Ready-Made Garment (RMG) industry in Bangladesh has started its rapid growth since the 1980’s establishing itself as second highest exporter of RMG products in the world. This industry has made a substantial contribution to the economy of the country by creating employment opportunity for approximately above four million workers of which mostly women. However, working conditions in this vital sector are poor. RMG industries fall short of OHS compliance in relation to the labour practices that ensure the social welfare of their employees. This article investigates the current status quo on working conditions in RMG sector and the failure of its existing labour laws. It will examine three different authorities (Bangladesh Garment Manufacturers and Exporters Association (BGMEA), The Government and its relevant agencies and International buyers and brand retailers) who shall be responsible for any shortcoming of maintaining the rules and practices in the RMG industries in Bangladesh. Further, it will discuss the reason behind the major incidents and will provide probable solutions towards improving the situations in the RMG industry in Bangladesh.


Keywords: RMG, Occupational Health and Safety, BGMEA, ILO, Fair Labour practices, Working environment, Labour Law.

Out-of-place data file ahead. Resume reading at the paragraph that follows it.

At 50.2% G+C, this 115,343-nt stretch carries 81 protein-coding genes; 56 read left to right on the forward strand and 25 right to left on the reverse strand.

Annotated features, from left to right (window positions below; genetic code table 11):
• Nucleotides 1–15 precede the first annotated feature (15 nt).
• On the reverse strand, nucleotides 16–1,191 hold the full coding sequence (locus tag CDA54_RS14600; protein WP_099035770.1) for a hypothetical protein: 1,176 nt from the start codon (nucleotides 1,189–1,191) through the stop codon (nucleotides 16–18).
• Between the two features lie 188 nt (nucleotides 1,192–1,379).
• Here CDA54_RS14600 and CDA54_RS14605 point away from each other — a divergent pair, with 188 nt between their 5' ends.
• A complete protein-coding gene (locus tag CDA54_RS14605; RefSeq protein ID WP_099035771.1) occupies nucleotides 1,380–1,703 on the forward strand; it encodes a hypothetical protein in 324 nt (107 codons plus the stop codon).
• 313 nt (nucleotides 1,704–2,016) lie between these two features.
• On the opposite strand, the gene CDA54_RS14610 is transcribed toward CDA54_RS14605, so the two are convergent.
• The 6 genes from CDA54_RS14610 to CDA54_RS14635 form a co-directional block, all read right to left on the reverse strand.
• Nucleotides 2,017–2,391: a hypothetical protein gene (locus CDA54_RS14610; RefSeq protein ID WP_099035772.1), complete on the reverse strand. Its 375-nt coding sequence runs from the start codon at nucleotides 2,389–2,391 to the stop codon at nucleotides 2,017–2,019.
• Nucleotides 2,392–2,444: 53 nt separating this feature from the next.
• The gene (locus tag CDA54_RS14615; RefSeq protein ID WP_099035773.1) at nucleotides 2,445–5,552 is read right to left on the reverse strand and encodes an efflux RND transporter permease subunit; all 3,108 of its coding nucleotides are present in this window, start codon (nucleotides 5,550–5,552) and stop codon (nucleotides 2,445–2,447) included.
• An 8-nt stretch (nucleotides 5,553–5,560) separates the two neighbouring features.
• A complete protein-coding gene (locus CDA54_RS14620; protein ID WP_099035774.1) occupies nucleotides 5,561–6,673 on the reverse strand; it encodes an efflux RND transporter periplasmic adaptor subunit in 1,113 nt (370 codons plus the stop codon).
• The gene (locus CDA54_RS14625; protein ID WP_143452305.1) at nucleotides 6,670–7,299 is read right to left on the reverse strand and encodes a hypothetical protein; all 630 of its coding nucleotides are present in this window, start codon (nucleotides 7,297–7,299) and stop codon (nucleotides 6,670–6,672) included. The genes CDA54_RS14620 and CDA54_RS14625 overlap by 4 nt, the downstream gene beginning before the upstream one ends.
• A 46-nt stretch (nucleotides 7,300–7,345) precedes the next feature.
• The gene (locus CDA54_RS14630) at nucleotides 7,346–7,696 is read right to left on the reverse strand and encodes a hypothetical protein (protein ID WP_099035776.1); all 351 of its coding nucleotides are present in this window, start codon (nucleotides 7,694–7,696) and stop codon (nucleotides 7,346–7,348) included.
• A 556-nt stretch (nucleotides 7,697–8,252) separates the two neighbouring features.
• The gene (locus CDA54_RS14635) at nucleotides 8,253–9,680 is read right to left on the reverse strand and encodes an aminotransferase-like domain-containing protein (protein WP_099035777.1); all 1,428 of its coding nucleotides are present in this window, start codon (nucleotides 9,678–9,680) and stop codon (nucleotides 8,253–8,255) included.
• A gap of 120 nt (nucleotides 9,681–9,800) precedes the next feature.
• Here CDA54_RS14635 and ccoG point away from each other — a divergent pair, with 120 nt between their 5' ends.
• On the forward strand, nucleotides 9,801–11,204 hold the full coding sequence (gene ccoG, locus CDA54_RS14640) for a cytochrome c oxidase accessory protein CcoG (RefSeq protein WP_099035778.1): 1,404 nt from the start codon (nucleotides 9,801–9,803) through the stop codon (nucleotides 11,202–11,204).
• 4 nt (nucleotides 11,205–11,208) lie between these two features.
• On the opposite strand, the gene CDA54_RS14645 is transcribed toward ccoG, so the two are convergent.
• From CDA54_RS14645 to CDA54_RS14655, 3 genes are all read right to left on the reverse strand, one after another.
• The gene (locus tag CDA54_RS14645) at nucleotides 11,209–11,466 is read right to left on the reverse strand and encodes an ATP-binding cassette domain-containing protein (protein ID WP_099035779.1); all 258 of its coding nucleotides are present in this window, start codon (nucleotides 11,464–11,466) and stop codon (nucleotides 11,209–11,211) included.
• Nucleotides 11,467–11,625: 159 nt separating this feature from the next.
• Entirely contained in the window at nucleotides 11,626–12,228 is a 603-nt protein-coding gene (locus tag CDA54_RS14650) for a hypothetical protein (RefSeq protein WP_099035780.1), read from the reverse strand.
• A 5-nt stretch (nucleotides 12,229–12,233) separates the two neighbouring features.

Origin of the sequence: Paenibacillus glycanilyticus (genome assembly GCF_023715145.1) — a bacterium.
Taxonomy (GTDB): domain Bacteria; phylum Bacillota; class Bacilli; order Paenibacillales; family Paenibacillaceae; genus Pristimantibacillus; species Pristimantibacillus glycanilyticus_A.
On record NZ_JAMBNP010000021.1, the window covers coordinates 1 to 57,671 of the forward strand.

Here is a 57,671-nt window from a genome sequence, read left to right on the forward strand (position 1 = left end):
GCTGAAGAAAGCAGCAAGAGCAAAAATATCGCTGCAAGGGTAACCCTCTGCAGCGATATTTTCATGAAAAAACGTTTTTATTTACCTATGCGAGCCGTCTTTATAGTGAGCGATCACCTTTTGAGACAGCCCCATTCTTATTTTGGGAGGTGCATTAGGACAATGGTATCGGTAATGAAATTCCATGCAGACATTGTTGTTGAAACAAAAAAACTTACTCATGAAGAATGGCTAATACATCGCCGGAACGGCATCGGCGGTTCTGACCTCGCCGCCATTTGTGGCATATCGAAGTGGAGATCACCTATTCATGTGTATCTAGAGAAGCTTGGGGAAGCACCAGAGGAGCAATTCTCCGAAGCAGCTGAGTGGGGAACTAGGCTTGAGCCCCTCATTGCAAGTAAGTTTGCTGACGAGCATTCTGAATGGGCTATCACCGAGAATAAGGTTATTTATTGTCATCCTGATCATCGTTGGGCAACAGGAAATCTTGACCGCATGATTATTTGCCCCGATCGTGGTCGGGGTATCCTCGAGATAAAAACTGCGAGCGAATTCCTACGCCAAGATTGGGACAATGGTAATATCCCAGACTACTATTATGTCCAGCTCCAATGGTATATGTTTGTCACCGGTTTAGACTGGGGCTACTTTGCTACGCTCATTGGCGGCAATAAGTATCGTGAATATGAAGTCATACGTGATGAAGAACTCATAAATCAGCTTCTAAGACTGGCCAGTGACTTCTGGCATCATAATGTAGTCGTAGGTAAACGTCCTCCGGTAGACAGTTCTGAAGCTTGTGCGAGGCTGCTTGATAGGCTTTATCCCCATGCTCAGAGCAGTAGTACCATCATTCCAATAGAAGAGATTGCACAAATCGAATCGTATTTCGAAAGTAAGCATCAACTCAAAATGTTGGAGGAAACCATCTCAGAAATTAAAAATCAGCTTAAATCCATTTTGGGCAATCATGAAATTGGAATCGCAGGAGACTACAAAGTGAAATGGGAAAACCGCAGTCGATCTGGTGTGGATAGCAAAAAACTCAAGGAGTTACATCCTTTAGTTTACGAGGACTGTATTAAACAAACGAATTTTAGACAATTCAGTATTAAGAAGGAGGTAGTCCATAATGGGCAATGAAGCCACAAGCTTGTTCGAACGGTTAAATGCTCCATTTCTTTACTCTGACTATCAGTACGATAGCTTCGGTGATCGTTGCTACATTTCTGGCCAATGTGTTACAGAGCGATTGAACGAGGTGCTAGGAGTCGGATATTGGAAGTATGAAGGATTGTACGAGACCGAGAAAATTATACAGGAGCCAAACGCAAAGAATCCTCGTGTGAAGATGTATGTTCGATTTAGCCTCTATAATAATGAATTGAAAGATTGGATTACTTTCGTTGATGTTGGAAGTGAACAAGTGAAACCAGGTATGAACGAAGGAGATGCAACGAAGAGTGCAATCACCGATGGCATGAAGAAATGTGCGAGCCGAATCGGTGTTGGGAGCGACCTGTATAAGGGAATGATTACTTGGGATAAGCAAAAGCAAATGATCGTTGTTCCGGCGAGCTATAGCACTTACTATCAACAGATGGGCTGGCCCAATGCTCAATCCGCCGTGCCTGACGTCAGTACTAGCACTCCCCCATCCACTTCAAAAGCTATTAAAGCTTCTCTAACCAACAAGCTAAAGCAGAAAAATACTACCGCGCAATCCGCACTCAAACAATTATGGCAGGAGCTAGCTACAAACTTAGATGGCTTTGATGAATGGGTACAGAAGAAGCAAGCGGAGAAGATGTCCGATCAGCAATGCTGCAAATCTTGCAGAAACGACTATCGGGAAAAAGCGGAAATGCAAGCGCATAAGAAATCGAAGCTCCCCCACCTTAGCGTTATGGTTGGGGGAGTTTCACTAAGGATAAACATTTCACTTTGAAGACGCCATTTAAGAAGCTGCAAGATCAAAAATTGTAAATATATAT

Abstract
The implementation of Islamic law in Malaysia has many times been questioned and challenged. The Islamic authorities and scholars are not only faced with criticisms with regards to its implementation and enforcement locally but also internationally. There are two clear examples whereby the implementation of Islamic law through Shariah court has been negatively criticized by the public namely the case of Lina Joy and the recent case of Indira Gandhi. It is pointed out that globalization has played a major role in causing an uproar relating to Islamic law in a secular state. The purpose of this paper is to understand the relationship between globalization and Malaysia. In doing so, the paper will highlight the consequences of globalization focusing on the issues of migration, education, culture and human rights groups. This paper will highlight that these issues (amongst many) are the cause of tension between the non-muslims and the Islamic authorities. By understanding the root of the problem, this paper will seek to propose solutions in clearing the negative perceptions on Islamic law.


Keywords: Globalization, Islamic law, Migration, Education, Culture, Human Rights, Conversion.

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Assaduzzaman, Neoh Joon Kee

Abstract
A contractual obligation requires both buyer and seller to make payment for and to deliver the goods, respectively. Failure to comply these obligations by either party, principle of equity requires that the other party is able to compel the party found to be in non-compliance to accomplish the same. Similar obligation is to be observed in relation to the sale of property in goods which requires failure to transfer the ownership has to be remedied. Malaysian law requires the delivery of property in goods to the buyer, failure to do so the buyer may sue the seller for damages for non-delivery. However, there may be situations where both parties performed their obligations respectively but neither payment nor property in goods is recoverable. This paper is going to examine whether existing law provides any remedies relating to the above issue or equitable principle shall be applicable in providing the remedies.


Keywords: Ubi jus ibi remedium, Sale of Bulk Goods, Role of Equity, Contractual Obligations, Passing of Property.